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Mrs. Barbara Clark Coughlan, former state director of welfare in Nevada, has been appointed as assistant to the U.S. Commissioner of Welfare for economic opportunity programs. In the newly established post, Mrs. Coughlan will reportedly advise the Commissioner on work-experience and training programs administered by the Welfare Administration under the Economic Opportunity Act. She will also be responsible for a range of liaison functions with the Office of Economic
Opportunity and other federal and state agencies concerning antipoverty projects which require coordinated approaches on the part of several agencies .

During her 14 years as director of Nevada's welfare programs, Mrs. Coughlan maintained close and cordial relations with the NFB's affiliate, the Nevada Federation of the Blind. The excellence of her administration was such that the organized blind in Nevada worked hard and successfully through the legislature to achieve the transfer of services to the blind from the state rehabilitation agency to the welfare department -- with resultant improvement in all programs. Mrs. Coughlan consistently sought the advice and assistance of the Nevada Federation; she was a guest speaker at the NFB's 1956 convention inSan Francisco and in 1959 submitted testimony in support of the National Federation's right-to-organize campaign before Congress.

A graduate of the University of Nevada, Mrs. Coughlan holds a Master of Social Work degree from the University of California. She has served as chairman of the policy committee and as a member of the national board of directors of the American Public Welfare Association, and is a member of the National Association of Social Workers.

Her many friends in the Federation, nationally as well as in her home state, join in wishing Barbara Coughlan success and good fortune in her important new assignment.

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The problem of the blind businessman versus the robot -- that is, of the vending stand operator faced with the economic competition of automatic vending machines--is the subject of a special report published last year by the Massachusetts Division of the Blind. The report was the outgrowth of an investigation and study directed by John F. Mungovan, chief of the division, at the request of the state legislature.

Pointing out that Massachusetts ranks 31st among the states in the number of vending stands operated by blind persons in non-federal buildings, the division's report asserted that the state vending law "in its present form is of dubious if any value in the protection of the interests of the program or for increasing the program's scope on the state level."

On many occasions the division of the blind, seeking to expand the program of vending stands in state buildings beyong the four presently in operation, "has invoked the Vending Stand Law, but to no avail," it was said.

"A recent case in point is that of a state agency occupying privately owned property under a leasing arrangement and finding itself needing food and refreshment services for its numerous employees. With complete disregard for the provisions of the state vending stand law, this agency published invitations to bid for operating a machine vending food service on the premises."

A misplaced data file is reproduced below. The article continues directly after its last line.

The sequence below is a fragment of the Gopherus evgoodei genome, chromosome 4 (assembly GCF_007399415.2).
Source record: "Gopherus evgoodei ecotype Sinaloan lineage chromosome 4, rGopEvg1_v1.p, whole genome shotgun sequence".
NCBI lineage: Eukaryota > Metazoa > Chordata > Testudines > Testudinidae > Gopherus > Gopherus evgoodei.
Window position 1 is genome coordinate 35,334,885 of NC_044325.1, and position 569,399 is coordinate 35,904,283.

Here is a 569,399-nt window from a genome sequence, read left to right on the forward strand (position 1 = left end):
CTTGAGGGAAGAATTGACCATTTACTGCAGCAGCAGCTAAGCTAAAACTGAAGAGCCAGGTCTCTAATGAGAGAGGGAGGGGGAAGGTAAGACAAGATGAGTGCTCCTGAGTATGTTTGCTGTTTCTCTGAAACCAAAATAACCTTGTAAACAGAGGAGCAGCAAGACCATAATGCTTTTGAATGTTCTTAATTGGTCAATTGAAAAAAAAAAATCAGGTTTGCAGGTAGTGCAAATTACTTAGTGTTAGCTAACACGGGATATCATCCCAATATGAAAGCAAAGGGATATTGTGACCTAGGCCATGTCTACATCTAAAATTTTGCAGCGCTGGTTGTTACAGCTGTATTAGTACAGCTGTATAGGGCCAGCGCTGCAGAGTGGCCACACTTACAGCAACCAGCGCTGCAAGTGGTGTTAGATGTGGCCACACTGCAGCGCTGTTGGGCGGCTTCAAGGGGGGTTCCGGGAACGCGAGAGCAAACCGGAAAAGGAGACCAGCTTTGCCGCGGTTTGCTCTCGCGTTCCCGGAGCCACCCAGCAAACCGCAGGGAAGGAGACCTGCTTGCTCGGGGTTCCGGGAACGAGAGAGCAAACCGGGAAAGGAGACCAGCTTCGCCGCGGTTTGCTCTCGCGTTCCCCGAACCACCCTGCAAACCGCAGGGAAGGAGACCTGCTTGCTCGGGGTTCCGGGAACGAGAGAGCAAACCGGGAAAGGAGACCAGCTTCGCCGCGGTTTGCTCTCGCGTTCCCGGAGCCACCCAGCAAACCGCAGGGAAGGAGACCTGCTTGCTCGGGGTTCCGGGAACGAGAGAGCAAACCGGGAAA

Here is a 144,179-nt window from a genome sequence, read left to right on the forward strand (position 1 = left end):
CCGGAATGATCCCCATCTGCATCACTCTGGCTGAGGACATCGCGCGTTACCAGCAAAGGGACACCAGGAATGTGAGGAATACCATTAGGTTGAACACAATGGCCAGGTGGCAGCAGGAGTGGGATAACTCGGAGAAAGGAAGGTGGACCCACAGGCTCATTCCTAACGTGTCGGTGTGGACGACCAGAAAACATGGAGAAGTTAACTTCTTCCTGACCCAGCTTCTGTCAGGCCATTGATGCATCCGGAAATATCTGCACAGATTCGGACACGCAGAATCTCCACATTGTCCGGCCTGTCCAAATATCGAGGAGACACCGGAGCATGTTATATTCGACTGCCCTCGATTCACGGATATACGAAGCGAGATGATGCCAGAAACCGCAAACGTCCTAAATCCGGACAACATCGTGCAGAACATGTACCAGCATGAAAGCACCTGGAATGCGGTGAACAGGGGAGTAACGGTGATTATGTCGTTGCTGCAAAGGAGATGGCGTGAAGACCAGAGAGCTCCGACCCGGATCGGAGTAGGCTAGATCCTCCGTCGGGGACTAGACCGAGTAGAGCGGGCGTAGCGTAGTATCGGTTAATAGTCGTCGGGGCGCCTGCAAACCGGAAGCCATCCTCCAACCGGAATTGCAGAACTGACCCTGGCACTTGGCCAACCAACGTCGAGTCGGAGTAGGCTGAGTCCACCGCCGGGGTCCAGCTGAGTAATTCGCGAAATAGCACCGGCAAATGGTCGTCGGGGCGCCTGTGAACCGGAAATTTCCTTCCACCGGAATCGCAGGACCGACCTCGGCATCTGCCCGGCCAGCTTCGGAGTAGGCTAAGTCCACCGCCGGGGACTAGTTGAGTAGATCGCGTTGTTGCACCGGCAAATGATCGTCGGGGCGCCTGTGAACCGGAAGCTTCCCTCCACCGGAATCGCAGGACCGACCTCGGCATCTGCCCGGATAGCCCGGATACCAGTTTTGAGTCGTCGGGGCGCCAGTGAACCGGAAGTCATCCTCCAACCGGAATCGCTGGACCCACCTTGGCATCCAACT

When the agency tried to exclude the division of the blind from consideration by tailoring specifications to machine- style operations, the division of the blind entered a protest which fell on deaf ears, the report indicated: rather than make way for a blind-operated vending stand, the state agency chose to put off all plans for a food service facility in the area.

Noting that vending machine companies as a matter of practice "offer small commissions from sales of the machine-vended products to agency funds for employee welfare, " the report called for a ban on all such "contributions" as a step toward protecting the rights of stand operators under the law.

The division's publication pointed to numerous built-in limitations of vending machine service, of which "the most important is the lack of personal selling." Other shortcomings imposed upon the consumer were said to be:

"(1) The consumer must initiate the sales transaction by coming to the machine. (2) He must determine the specific item he desires upon the basis of the information or the presentation of merchandise offered on the front of the machine. (3) He cannot talk to anyone about the merchandise offered by the machine. (4) He cannot feel, touch, taste or otherwise examine the products as he usually can in a manual selling operation. (5) Once the consumer has inserted the coin and activated the vender, the transaction is completed; the consumer cannot change his mind. (6) Although a relatively simple mechanical device, vending machines are subject to many mechanical failures. The mechanical failures of the machines are a source of irritation and an incubator of poor relationships with consumers and grantors alike."

In contrast the advantages of the vending stand to consumers were listed as: